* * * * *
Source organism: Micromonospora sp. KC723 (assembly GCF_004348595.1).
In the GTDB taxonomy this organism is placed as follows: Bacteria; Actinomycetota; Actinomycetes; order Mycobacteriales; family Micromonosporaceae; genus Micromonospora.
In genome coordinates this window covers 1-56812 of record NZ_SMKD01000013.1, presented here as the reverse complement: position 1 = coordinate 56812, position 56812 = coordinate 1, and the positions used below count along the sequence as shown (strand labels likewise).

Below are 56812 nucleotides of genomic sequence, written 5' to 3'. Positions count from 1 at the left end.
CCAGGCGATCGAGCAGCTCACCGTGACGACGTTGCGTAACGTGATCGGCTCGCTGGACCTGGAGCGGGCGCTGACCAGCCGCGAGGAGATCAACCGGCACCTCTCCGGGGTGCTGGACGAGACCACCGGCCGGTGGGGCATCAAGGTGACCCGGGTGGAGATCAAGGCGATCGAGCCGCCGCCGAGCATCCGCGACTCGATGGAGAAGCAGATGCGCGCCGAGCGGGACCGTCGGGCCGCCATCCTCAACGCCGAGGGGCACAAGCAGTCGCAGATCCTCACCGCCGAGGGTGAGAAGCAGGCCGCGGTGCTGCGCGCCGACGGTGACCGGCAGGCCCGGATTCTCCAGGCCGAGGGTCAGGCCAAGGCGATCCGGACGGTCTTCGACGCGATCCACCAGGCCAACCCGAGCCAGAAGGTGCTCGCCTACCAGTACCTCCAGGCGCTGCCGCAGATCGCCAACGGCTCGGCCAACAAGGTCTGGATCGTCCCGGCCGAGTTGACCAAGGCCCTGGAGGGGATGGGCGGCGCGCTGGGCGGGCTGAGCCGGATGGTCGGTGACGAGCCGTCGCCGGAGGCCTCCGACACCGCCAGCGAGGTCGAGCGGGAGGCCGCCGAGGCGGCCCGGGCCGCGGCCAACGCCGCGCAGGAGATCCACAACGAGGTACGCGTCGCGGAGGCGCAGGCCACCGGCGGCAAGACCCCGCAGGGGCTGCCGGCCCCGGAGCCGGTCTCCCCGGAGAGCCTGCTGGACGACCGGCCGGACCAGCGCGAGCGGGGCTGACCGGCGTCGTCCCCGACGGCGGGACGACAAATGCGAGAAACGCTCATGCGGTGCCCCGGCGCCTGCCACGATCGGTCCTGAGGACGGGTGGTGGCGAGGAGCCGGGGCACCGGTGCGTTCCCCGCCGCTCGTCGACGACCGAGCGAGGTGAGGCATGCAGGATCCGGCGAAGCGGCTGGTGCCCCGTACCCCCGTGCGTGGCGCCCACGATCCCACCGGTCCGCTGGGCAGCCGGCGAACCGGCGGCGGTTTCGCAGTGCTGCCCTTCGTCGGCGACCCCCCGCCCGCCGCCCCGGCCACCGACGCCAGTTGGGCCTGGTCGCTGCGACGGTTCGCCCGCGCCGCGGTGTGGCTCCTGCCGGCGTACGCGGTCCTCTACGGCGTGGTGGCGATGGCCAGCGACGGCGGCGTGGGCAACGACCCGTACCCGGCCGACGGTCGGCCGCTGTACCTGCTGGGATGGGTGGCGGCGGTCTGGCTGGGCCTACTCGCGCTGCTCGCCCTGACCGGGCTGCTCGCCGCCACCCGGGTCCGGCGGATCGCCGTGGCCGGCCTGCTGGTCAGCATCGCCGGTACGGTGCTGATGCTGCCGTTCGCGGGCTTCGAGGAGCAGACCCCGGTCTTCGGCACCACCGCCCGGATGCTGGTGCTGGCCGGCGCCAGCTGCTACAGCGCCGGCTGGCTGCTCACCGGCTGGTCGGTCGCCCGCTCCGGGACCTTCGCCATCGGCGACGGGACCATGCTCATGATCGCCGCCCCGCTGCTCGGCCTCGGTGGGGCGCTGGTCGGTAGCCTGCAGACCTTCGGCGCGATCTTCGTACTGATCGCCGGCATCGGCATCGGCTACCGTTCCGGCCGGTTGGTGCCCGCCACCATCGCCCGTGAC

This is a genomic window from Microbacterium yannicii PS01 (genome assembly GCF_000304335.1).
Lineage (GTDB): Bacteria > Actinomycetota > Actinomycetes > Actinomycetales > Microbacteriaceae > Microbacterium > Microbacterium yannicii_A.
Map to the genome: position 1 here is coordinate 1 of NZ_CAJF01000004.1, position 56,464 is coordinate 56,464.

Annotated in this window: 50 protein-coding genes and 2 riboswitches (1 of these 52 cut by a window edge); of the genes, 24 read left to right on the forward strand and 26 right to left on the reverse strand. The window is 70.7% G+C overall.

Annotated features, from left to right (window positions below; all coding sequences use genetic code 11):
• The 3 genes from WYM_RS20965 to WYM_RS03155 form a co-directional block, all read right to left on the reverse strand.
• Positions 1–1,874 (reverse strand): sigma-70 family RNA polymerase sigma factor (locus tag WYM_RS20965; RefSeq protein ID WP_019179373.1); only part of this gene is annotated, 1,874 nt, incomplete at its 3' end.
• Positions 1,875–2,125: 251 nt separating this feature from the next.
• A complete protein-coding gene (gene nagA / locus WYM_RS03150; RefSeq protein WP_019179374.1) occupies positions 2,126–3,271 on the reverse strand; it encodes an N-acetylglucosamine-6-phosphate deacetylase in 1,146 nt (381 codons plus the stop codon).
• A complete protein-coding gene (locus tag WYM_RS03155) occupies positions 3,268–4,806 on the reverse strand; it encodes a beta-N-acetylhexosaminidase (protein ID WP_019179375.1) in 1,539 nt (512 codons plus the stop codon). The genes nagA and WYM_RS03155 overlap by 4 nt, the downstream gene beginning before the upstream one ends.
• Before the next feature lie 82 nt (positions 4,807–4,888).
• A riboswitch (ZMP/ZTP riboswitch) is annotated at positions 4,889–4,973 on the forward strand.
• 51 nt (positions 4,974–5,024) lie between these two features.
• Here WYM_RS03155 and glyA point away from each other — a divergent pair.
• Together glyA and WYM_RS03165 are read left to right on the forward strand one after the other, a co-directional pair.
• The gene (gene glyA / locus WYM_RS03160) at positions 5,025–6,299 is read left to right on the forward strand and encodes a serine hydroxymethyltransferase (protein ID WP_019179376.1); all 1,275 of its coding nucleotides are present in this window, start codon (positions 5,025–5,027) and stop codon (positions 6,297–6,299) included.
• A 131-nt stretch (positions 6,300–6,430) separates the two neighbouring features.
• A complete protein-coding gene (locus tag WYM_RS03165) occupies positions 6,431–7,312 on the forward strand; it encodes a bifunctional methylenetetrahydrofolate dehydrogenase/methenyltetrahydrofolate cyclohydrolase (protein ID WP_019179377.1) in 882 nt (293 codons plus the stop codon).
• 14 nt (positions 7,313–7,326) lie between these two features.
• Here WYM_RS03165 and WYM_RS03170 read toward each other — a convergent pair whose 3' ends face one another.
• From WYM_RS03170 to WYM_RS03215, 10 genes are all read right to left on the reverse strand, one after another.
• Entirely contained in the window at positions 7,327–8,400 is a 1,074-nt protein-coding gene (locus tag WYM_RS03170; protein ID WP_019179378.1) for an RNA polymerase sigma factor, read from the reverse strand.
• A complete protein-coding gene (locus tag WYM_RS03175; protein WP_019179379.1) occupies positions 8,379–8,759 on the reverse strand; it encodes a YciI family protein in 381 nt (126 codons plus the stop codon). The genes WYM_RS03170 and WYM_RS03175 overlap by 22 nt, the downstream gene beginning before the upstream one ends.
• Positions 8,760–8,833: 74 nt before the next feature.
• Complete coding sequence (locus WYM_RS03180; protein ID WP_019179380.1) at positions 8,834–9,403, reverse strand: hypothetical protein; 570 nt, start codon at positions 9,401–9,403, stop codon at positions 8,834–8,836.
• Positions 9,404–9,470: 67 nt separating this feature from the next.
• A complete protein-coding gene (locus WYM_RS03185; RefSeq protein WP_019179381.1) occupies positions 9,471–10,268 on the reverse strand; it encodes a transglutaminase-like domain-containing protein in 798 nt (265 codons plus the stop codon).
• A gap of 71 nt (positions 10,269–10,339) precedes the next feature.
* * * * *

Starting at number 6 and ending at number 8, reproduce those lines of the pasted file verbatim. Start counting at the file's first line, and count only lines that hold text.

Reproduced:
This is a genomic window from Microbacterium yannicii PS01 (genome assembly GCF_000304335.1).
Lineage (GTDB): Bacteria > Actinomycetota > Actinomycetes > Actinomycetales > Microbacteriaceae > Microbacterium > Microbacterium yannicii_A.
Map to the genome: position 1 here is coordinate 1 of NZ_CAJF01000004.1, position 56,464 is coordinate 56,464.